Hey Elderly Aunt, I’m trying to do a better job of managing my sad emotions and engaging in “positive thinking.” Any suggestions?
Of course the Elderly Aunt has suggestions, but before she lays them on you, she feels compelled to go on a bit about her take on the difference between “sad emotions” and “depression.”
Sadness, as she sees it, is a natural reaction to distressing events. Over time, sadness can morph into an emotional habit that should be addressed in therapy. Depression, on the other hand, is an illness that mandates professional treatment. An acquaintance of the Elderly Aunt (who incidentally has been accused of being the Elderly Aunt!) says that during her own pre-medicated wrastles with clinical depression, what she described as a “loop tape of sorrow” ran endlessly in her head. And doing anything at all took tremendous effort—even doing things she normally enjoyed.
So, dear reader, if there’s the slightest chance that you are suffering from depression, hie thee to a doctor immediately. Depression isn’t a character failing — it’s a treatable medical condition.
Now, the Elderly Aunt feels perfectly free to move on to suggesting away! As usual, she begins with a question: Can you identify specific losses that you are sad about? Someone’s death, perhaps? The loss of a job, or a move that took you away from close friends? The failure of an important relationship? Concerns about aging parents? Even the loss of your youthful optimism and hope?
If you can identify specific losses, write them down along with the dates they occurred. Then face them, acknowledge their impact and accept that you would have to be a robot notto feel sad about them. It is healthy behavior to grieve our losses, and according to both the Elderly Aunt’s own experience and Psychology Today: “Grief is complex; it obeys no formula and has no set expiration date.” Or as Yogi Berra put it, “It ain’t over ’till it’s over.”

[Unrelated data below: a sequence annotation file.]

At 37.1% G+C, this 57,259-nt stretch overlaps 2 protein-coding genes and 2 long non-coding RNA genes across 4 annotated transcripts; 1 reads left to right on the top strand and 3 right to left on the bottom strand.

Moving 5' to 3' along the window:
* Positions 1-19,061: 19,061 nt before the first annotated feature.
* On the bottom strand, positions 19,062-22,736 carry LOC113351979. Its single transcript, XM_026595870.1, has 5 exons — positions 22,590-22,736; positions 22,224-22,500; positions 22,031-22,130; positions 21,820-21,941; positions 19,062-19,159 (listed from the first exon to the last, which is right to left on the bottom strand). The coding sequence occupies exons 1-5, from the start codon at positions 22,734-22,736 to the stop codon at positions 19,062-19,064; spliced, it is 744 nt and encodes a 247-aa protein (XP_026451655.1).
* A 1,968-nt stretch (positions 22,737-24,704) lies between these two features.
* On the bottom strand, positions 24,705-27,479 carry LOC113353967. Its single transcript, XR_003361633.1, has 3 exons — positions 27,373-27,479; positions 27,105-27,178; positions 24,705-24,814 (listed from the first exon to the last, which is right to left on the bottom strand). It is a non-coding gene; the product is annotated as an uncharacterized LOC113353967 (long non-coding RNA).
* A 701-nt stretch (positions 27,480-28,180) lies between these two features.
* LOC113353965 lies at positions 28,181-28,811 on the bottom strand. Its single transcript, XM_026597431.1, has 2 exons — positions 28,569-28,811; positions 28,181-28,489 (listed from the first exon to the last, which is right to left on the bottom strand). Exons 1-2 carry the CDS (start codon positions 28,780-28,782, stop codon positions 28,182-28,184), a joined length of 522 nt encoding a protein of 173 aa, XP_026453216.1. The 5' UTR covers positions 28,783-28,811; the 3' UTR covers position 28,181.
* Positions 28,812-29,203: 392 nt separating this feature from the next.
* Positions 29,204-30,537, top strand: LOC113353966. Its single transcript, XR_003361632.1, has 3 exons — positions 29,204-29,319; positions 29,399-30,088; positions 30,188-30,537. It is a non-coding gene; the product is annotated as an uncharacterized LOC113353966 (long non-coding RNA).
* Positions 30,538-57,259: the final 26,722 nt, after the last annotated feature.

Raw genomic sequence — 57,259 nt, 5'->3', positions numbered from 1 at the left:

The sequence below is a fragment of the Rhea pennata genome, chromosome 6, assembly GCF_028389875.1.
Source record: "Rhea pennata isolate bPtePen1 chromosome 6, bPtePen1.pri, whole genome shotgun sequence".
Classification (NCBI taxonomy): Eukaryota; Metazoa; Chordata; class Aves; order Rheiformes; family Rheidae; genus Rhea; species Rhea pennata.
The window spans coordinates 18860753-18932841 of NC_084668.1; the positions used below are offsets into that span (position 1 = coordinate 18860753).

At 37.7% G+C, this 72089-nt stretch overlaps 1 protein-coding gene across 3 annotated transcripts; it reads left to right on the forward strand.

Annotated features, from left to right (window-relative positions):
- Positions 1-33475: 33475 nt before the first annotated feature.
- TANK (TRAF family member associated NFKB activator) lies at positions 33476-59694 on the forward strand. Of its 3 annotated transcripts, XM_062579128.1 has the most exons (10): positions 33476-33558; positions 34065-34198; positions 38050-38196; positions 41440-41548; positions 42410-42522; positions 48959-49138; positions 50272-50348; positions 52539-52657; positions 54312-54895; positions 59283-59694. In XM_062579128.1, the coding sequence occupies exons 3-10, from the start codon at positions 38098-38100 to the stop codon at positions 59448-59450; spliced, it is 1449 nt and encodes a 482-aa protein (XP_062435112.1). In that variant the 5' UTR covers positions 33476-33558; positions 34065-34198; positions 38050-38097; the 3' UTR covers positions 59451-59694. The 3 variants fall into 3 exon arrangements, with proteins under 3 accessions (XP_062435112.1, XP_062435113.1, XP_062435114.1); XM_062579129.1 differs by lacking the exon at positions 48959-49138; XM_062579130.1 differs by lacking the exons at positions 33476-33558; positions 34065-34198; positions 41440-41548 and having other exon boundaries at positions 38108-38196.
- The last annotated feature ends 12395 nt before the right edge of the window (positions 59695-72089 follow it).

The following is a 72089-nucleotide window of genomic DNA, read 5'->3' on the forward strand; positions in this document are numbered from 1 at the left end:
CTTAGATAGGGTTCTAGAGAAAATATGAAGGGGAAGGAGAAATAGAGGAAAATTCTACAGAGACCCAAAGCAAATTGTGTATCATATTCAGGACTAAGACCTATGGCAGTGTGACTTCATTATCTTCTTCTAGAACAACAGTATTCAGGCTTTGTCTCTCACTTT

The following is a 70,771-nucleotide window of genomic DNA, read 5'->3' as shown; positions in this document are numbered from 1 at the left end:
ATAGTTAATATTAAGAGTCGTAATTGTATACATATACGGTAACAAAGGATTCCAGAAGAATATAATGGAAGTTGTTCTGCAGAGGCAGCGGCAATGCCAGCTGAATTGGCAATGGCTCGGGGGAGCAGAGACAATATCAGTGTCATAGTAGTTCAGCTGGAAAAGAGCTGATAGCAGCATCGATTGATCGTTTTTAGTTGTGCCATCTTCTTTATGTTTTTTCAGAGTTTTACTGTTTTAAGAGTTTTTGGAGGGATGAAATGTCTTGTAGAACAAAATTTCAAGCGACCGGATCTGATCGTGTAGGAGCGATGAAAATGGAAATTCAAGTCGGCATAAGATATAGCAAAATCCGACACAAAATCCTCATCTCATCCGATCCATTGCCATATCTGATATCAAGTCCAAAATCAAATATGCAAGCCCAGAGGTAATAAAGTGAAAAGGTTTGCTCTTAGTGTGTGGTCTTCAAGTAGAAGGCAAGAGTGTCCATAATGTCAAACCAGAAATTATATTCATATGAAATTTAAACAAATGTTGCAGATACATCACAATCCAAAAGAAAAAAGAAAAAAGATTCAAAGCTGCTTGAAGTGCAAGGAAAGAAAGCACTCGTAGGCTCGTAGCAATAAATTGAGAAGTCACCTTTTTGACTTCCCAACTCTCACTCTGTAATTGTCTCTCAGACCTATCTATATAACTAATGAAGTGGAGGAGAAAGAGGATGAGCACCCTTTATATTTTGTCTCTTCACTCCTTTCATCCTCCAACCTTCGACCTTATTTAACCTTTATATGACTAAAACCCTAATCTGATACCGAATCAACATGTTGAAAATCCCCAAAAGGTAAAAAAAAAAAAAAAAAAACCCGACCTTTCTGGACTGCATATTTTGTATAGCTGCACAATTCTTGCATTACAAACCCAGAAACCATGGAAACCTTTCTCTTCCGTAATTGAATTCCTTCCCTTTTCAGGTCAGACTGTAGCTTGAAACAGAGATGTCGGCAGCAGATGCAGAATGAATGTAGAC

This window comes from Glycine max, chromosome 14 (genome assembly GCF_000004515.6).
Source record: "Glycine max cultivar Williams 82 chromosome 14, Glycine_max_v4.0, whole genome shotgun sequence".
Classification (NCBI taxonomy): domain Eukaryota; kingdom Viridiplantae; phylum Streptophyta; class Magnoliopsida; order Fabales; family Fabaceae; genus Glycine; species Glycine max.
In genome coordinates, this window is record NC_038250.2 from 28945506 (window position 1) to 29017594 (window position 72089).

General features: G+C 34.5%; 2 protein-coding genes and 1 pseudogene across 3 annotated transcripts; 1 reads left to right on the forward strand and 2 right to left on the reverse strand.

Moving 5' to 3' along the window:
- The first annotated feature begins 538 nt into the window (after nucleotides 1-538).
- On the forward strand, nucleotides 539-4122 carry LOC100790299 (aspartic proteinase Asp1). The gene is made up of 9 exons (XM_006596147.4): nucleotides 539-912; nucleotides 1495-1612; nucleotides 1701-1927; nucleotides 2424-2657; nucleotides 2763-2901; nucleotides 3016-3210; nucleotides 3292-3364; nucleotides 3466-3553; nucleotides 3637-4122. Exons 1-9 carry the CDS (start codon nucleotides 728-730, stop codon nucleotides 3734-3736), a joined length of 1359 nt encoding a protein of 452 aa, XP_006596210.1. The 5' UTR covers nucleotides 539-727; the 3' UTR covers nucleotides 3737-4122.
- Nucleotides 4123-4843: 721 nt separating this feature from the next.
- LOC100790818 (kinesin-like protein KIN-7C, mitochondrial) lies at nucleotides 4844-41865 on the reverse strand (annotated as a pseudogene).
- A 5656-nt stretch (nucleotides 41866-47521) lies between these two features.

The Elderly Aunt suggests the way through grief is to accept it as a natural reaction to a specific event and give yourself permission to be sad about what happened. The Elderly Aunt would be the first to acknowledge that she, herself, has not been good at grieving. She has tended to confuse grief with self-pity—which she abhors—and that led her to attempt to carry on as usual in the face of loss. Looking back, she can see that unacknowledged grief turned her into a prickly and moody beast at times. How much easier it would have been on everyone if she’d just had the guts to be honest with herself?
If you’re not sad about something specific, gentle reader, then it seems likely to the Elderly Aunt that your sad emotions are rooted in dissatisfactions and/or frustrations. So what are these dissatisfactions and/or frustrations? Are they with yourself, your family, your job? Again, make a list. Be specific. Do not feel guilty about what you feel. You don’t have to act on your feelings, but good mental health demands you own them.
Say your partner’s mother bugs the daylights out of you with her passive-aggressive behavior. As the Elderly Aunt sees it, you have three clear choices: You can avoid all contact with her, you can continue being bugged, or you stop giving this aspect of her behavior control over your mood. Sure her passive-aggressiveness bugs you, but so what? She raised a hell of a good—for the most part, anyway—partner!
The Elderly Aunt’s practical advice for staying on an even emotional keel is atypically unoriginal. She suggests you eat right, exercise regularly, and get enough sleep. But she also suggests that you make absolutely certain to have a bit of fun every single day. And by fun, she does not mean something selfless and noble, but rather something you really, really, reallyenjoy doing.
As for promoting positive thinking, the Elderly Aunt agrees with Émile Coué:
If you persuade yourself that you can do a certain thing, provided this thing be possible, you will do it, however difficult it may be. If, on the contrary, you imagine that you cannot do the simplest thing in the world, it is impossible for you to do it, and molehills become for you unscalable mountains.Émile Coué
So the Elderly Aunt suggests you think of emotional and physical self-care as a public service — as surely you are more useful to others when you look after yourself.
The Elderly Aunt offers her thoughtful responses to your questions about this wild ride we call life on every other Monday. And as a general disclaimer—to quote the elves from The Lord of the Rings — “… advice is a dangerous gift, even given from the wise to the wise.”
Got a question for the Elderly Aunt? Ask her on Facebook or email your question to [email protected] with the subject line “Elderly Aunt question.” (Just please don’t ask detailed financial questions).